Officers in Rio fired tear gas and rubber bullets when a group of protesters invaded the state legislative assembly and hurled things at police. But most of the tens of thousands who protested in Rio did so peacefully, many of them dressed in white and brandishing placards and banners. Many people in the city left work early to avoid traffic jams downtown.
In Belo Horizonte, police estimated about 20,000 people joined a peaceful crowd protesting before a Confederations Cup match between Tahiti and Nigeria as police helicopters buzzed overhead and mounted officers patrolled the stadium area. Earlier in the day, demonstrators erected several barricades of burning tires on a nearby highway, disrupting traffic.
Protests also were reported in Curitiba, Belem and Salvador.
Marcos Lobo, a 45-year-old music producer who joined the protest in Sao Paulo, said the actions of police during earlier demonstrations persuaded him to come out Monday.
"I thought they (the protests) were infantile at first because of my preconceived notions," Lobo said. "Then I saw the aggression."
Another protester, Manoela Chiabai, said she wanted to express her dissatisfaction with the status quo.
"Everything in Brazil is a mess. There is no education, health care no security. The government doesn't care," the 26-year-old photographer said. "We're a rich country with a lot of potential but the money doesn't go to those who need it most."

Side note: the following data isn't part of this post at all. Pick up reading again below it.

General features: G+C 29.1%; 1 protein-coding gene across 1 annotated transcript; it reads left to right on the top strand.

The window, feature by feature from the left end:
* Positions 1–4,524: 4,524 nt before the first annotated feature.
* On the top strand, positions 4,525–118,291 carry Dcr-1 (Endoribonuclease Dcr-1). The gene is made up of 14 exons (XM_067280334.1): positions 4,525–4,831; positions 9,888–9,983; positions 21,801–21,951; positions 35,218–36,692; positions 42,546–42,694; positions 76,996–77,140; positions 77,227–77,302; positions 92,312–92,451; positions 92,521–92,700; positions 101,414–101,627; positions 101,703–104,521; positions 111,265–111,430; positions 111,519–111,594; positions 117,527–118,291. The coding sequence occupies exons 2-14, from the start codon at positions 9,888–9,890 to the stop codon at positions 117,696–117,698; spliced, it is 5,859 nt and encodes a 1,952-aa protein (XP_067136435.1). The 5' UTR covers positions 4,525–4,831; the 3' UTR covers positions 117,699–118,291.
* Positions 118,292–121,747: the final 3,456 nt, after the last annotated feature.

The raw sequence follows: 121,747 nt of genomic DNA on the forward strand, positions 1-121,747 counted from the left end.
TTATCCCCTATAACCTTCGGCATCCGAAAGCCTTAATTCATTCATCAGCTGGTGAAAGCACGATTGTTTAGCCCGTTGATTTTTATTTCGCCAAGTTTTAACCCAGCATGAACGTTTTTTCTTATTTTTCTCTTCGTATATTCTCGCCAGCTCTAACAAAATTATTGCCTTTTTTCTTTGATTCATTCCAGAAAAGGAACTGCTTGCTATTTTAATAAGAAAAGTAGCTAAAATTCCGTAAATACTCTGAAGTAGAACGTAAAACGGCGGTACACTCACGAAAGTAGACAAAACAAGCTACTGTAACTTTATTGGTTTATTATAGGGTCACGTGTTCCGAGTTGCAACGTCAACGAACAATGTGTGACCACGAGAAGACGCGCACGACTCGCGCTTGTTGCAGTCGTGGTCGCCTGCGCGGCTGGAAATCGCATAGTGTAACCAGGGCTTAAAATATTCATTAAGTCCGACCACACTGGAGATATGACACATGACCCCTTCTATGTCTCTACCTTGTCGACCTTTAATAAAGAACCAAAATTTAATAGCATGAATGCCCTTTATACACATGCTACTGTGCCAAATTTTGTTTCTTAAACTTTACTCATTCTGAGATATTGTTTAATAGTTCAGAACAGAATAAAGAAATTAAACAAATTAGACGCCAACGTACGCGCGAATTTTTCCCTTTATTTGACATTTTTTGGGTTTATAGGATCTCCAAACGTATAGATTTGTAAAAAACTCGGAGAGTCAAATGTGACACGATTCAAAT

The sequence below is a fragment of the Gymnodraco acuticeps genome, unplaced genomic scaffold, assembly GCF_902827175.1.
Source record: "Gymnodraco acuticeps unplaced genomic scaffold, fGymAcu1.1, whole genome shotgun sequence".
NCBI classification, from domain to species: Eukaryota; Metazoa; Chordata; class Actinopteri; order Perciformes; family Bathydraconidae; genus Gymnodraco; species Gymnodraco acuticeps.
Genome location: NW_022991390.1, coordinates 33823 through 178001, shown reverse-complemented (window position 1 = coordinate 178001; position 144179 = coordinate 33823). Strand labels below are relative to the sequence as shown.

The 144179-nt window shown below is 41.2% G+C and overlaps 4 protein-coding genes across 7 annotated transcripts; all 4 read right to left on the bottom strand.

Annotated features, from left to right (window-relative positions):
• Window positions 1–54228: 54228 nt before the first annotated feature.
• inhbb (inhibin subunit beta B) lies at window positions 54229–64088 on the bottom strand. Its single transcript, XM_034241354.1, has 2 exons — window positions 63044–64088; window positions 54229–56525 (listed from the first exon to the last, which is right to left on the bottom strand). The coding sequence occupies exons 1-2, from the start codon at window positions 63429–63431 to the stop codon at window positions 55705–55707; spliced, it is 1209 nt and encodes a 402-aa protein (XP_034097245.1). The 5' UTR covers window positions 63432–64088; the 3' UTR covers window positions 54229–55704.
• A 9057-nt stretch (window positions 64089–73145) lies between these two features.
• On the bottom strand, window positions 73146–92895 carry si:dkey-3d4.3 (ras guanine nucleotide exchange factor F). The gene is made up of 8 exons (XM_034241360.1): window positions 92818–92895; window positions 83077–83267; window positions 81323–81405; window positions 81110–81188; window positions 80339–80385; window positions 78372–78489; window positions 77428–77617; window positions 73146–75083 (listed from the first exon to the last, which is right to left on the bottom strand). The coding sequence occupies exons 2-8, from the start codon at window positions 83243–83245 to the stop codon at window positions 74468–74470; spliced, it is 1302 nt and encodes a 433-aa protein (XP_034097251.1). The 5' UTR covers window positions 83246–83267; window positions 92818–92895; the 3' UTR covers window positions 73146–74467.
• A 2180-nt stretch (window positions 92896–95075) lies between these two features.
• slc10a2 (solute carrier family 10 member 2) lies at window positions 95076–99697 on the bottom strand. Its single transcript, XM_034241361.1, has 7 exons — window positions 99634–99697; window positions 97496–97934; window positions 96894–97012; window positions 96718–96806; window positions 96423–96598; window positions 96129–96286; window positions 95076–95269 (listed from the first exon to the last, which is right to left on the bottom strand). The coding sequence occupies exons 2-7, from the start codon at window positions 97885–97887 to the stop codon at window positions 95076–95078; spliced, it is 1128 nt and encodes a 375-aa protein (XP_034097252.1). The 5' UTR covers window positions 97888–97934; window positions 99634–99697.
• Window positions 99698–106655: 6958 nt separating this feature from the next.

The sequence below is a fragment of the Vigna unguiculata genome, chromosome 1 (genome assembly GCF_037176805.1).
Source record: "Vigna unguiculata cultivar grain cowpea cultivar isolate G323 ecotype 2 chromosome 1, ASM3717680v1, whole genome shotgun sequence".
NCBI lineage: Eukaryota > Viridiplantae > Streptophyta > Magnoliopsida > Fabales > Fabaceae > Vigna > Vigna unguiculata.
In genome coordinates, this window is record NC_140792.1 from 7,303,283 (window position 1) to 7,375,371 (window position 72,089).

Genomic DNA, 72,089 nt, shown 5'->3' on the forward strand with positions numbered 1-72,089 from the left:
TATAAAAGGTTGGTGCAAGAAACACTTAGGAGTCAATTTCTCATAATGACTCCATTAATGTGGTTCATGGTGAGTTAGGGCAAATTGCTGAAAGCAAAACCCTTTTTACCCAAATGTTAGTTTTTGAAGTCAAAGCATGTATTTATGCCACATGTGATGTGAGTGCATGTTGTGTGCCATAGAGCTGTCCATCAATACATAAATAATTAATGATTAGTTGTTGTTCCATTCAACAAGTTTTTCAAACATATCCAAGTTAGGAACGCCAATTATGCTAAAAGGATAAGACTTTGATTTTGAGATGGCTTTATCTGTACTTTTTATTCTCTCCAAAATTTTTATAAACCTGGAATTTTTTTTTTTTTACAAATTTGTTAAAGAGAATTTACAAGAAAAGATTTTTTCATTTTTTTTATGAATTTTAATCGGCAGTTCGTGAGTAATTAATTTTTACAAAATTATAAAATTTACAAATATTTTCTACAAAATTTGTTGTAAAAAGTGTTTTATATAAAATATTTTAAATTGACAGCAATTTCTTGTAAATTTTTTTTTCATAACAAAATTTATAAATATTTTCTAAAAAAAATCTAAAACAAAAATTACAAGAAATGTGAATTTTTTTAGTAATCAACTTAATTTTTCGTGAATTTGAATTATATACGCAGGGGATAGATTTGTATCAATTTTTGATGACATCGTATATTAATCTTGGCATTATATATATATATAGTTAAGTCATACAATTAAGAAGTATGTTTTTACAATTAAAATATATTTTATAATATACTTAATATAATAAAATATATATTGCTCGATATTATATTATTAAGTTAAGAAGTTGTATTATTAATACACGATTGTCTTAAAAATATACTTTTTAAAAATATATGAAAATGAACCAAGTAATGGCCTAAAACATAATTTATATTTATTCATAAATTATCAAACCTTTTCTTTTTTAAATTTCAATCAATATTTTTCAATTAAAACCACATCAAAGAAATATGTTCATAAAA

In a brief statement, President Dilma Rousseff, who faces re-election next year and whose popularity rating recently dipped for the first time in her presidency, acknowledged the protests, saying: "Peaceful demonstrations are legitimate and part of democracy. It is natural for young people to demonstrate."
Ariadne Natal, a professor at the University of Sao Paulo whose research focuses on violence, said protesters want to "take advantage of this moment when we have foreign visitors, when the world's press is watching, to showcase their cause."
"The problem we've seen is that the police action is trying to prevent these protests," she said. "What we need to figure out is how the protests as well as the big events can be carried out democratically."
Brazilians have long accepted malfeasance as a cost of doing business, whether in business or receiving public services. Brazilian government loses more than $47 billion each year to undeclared tax revenue, vanished public money and other widespread corruption, according to the Federation of Industries of Sao Paulo business group.
But in the last decade, about 40 million Brazilians have moved into the middle class and they have begun to demand more from government. Many are angry that billions of dollars in public funds are being spent to host the 2014 World Cup and 2016 Olympics while few improvements are made elsewhere.
Protests are routine in Brazil, but few turn violent. Security experts say the demonstrations aren't the main danger for the hundreds of thousands of visitors who will descend on Brazil from now through the Olympics in 2016.
However, Joe Biundini, whose FAM International Group provides security details to executives attending the Confederations Cup, said there is a danger of escalating violence from the protests if authorities don't negotiate with demonstrators.
"If the government doesn't sit down with them it could get worse in future matches," Biundini said.
Associated Press writers Jenny Barchfield in Rio de Janeiro, Marco Sibaja in Brasilia and Jill Langlois in Sao Paulo contributed to this report.